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Change

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It's often said that women marry men hoping they'll change, while men marry women hoping they won't. And everyone is disappointed. Did your partner try to change you? Have you changed for your partner? Some thoughts ...

ADAM: We men become creatures of habit, especially when it comes to things like facial hair. I met a lady when I was 55. We didn't like each other the first few months. I thought she was a Bible thumper; she thought I was rough around the edges. We were both right.

After dating a couple months she finally said she loved me and don't ever change. But had I ever thought of growing a beard? Don't ever change; I love you just the way you are, but why do you wear those plastic frames instead of wire-rimmed glasses? I love you just the way you are, but have you ever thought of combing your hair back instead of parting it on the side?

Women live to improve men. And if a little change makes them happy, it will ultimately make the guys happy, too! When my adult kids came to our wedding they all commented that I looked younger and better than ever!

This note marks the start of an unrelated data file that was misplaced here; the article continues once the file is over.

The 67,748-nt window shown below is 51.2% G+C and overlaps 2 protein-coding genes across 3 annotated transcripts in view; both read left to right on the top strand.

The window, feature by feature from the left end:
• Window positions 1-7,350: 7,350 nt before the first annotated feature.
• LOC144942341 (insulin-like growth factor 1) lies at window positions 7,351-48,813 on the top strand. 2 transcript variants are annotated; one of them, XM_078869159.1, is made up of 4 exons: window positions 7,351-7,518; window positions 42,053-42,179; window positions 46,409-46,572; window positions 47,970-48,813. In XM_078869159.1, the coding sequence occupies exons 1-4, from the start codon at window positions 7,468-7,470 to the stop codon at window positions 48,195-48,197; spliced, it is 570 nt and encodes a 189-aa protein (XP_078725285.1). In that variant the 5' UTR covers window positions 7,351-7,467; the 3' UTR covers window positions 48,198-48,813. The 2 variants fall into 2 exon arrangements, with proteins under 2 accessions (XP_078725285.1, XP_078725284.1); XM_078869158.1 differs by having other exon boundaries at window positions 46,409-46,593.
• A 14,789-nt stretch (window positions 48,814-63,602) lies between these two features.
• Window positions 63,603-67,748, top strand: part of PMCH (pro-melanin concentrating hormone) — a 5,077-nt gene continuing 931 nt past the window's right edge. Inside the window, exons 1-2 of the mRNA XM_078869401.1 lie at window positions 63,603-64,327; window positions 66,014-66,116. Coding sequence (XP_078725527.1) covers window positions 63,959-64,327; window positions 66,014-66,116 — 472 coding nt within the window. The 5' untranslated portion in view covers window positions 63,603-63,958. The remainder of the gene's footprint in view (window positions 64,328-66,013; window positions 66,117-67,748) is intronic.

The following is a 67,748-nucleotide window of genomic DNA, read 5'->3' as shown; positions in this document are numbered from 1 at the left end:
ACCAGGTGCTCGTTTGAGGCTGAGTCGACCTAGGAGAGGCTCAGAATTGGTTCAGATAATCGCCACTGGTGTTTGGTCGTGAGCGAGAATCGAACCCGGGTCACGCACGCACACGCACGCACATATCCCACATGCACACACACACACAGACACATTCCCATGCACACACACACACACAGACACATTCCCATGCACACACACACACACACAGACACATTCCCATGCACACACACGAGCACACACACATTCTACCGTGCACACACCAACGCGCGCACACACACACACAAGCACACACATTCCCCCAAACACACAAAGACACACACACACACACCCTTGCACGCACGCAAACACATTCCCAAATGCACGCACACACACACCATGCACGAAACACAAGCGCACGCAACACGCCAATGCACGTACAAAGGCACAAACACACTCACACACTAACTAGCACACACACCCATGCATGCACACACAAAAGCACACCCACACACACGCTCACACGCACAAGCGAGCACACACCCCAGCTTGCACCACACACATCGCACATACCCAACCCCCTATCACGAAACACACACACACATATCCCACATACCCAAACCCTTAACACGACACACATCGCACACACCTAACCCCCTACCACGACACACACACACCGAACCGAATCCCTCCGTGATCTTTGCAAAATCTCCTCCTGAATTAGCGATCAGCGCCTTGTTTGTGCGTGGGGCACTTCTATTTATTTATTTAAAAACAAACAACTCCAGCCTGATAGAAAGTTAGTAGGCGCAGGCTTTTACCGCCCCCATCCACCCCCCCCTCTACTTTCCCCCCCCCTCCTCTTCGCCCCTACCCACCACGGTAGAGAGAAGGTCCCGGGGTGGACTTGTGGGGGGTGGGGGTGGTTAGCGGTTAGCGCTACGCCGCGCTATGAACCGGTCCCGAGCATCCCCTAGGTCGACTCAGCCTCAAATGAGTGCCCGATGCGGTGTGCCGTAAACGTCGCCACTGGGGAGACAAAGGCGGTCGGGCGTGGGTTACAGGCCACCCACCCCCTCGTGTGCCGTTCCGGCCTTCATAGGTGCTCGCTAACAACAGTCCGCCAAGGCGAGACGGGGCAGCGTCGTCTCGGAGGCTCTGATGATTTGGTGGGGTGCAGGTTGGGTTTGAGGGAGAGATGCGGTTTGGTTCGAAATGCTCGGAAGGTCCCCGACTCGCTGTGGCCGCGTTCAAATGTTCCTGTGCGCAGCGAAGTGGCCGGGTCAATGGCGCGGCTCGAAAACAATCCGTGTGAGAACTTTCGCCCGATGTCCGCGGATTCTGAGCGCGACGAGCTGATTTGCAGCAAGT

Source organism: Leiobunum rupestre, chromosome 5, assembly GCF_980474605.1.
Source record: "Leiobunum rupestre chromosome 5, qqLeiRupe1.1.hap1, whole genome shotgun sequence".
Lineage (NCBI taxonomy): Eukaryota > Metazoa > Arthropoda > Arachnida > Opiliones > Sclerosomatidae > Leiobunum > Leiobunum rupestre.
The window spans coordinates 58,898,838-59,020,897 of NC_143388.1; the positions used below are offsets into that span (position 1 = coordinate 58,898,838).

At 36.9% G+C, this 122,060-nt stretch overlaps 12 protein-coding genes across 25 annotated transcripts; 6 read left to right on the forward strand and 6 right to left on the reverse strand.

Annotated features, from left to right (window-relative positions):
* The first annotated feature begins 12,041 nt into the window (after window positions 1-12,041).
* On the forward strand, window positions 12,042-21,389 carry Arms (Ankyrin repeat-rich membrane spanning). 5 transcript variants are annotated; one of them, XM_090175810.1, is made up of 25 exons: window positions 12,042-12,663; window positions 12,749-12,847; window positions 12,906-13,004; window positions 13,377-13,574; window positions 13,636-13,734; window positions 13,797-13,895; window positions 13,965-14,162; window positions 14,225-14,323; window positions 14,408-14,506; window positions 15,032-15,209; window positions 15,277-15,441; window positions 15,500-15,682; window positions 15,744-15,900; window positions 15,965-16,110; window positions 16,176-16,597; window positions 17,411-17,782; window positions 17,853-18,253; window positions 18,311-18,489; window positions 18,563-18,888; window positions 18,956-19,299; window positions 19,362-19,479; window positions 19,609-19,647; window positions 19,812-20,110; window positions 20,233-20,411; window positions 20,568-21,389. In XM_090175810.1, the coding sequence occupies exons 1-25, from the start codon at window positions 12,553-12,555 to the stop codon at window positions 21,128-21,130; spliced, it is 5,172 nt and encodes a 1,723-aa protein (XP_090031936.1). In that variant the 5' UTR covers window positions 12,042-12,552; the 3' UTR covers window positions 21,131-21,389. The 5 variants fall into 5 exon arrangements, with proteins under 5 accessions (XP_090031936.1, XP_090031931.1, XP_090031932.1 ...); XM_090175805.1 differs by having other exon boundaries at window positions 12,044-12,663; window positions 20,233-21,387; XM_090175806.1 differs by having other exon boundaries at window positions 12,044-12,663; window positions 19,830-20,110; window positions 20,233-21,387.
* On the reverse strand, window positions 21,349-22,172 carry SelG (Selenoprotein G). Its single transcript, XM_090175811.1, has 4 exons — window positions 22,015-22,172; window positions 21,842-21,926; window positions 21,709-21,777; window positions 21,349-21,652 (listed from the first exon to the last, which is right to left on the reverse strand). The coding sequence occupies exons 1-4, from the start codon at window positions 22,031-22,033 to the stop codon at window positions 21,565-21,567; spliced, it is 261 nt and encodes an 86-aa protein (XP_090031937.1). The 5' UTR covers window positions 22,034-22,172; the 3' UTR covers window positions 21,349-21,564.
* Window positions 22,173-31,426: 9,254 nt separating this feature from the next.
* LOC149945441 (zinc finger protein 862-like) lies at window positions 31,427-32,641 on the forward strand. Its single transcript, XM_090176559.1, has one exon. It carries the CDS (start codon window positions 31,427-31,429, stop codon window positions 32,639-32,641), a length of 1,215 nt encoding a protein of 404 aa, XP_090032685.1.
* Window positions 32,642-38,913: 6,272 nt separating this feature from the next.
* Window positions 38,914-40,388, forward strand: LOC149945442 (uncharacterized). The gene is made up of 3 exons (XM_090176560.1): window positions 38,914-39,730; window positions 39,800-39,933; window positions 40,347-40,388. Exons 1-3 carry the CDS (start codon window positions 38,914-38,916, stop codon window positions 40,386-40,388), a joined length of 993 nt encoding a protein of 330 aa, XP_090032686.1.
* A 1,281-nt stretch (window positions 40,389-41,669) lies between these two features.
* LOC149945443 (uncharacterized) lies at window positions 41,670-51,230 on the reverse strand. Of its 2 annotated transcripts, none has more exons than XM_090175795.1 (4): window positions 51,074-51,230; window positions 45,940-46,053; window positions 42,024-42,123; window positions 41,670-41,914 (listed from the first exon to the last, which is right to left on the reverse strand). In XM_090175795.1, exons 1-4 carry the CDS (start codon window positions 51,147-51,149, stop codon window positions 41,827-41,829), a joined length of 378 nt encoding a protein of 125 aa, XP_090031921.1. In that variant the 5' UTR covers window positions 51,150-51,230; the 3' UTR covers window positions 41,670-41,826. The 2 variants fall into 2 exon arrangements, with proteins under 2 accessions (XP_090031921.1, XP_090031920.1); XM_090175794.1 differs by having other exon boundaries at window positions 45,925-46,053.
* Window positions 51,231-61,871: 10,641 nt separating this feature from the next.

TONY: I'm over 35 and have a moustache. It seems to balance out my overbite. The 'stache has been thick, thin, long, short and a part of numerous goatees and beards. But I haven't completely shaved it off for close 20 years. As for my thinning hair, I keep it cut very short. This not only saves me time but the grey is not as obvious. I go with the flow. I'm not one to wage a futile battle with Mother Nature for any woman.

STELLA: How much would I expect a guy to change? Not much. When I was dating, I had an "If Only rule." Whenever I started to think that a relationship would be perfect, if only the guy would call more often or if only he didn't embarrass me in front of my friends or if only he wouldn't go out with his friends so often, I knew there was trouble.